A federal grand jury on Wednesday indicted five relatives from Atlanta, charging them with plotting terrorism after kidnapping a toddler and retreating to an isolated desert compound in New Mexico.
The defendants, whose site was raided last summer, have long been accused by authorities of planning terrorism, but the indictment is the first time they've been formally charged with such allegations. The Clayton County boy, was found dead at the compound on what would have been his 4th birthday.
Previously, the relatives, who had lived around Clayton, DeKalb and Fulton counties, were held in federal custody only on firearm charges. The new indictment doesn't specify the group's plans, but says they intended to kill members of the FBI and the U.S. military.
"The superseding indictment alleges a conspiracy to stage deadly attacks on American soil," New Mexico U.S. Attorney John C. Anderson said in a news release. "These allegations remind us of the dangers of terrorism that continue to confront our nation, and the allegation concerning the death of a young child only underscores the importance of prompt and effective intervention by law enforcement."
Previously, attorneys for the suspects have claimed they were misunderstood because they are black Muslims.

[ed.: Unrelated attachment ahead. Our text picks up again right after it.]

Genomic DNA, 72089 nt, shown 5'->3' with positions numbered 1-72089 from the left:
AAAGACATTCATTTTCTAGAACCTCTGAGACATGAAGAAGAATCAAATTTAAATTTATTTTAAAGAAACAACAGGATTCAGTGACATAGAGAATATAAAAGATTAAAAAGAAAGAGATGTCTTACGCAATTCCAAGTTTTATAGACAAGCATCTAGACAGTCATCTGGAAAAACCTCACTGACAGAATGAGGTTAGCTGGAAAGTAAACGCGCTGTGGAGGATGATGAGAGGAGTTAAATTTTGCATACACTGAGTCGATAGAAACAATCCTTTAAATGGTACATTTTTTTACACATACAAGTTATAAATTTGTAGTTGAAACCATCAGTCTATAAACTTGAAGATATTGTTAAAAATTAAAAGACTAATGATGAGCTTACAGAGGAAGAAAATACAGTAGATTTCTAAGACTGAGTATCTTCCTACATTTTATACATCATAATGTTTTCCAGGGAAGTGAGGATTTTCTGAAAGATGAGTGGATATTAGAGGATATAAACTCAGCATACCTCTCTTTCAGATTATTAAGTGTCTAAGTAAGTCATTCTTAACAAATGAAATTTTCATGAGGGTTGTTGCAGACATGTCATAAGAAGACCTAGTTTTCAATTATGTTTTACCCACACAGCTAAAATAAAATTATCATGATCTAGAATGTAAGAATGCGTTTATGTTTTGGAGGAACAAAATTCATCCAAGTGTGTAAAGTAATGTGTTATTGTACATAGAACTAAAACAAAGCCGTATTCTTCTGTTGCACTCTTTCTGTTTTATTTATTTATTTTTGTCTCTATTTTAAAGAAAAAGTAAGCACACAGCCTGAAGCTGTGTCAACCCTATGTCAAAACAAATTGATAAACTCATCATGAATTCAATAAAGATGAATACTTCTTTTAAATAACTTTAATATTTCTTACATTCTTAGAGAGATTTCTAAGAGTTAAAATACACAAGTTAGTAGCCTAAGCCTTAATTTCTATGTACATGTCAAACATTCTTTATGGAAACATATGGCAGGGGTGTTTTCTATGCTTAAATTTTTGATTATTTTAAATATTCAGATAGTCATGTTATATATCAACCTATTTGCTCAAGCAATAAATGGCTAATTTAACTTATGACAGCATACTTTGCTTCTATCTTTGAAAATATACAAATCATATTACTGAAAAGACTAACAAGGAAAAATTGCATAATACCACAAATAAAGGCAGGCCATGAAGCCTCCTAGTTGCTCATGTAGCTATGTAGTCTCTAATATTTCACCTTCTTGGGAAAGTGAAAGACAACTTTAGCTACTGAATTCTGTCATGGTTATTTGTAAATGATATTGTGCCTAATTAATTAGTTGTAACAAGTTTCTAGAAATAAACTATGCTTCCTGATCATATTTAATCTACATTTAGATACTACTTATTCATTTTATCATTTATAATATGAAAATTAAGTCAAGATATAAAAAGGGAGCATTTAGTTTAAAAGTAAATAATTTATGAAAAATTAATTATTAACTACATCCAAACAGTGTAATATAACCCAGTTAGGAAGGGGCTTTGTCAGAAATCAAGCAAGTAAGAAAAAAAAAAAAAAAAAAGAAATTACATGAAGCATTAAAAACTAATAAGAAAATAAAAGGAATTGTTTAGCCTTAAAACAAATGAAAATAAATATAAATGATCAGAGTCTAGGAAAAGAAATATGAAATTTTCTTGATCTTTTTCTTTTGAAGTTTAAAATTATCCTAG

Authorities have said they believe the boy may have died because, rather than giving him seizure medicine, his father Siraj Ibn Wahhaj performed . Due to trouble getting oxygen during birth, Abdul-Ghani had many medical problems, including seizures, as well as cognitive and developmental delays. Before Wahhaj went into the desert with four adult relatives and 12 of their children around December, at least one friend heard the man speaking of trying to rid the child of a "curse," the friend told The Atlanta Journal-Constitution last year.
According to Abdul-Ghani's mother, Wahhaj had said he was taking the boy to a Clayton County park one day in late 2017 and never returned. Instead, the child was found dead in a cave in the desert on Aug. 6, 2018.
Wahhaj was arrested at the compound with his wife Jany Leveille, his sisters Hujrah Wahhaj and Subhanah Wahhaj, as well as Subhannah Wahhaj's husband, Lucas Morton. Their 11 children were taken into custody from the property by New Mexico child welfare workers.
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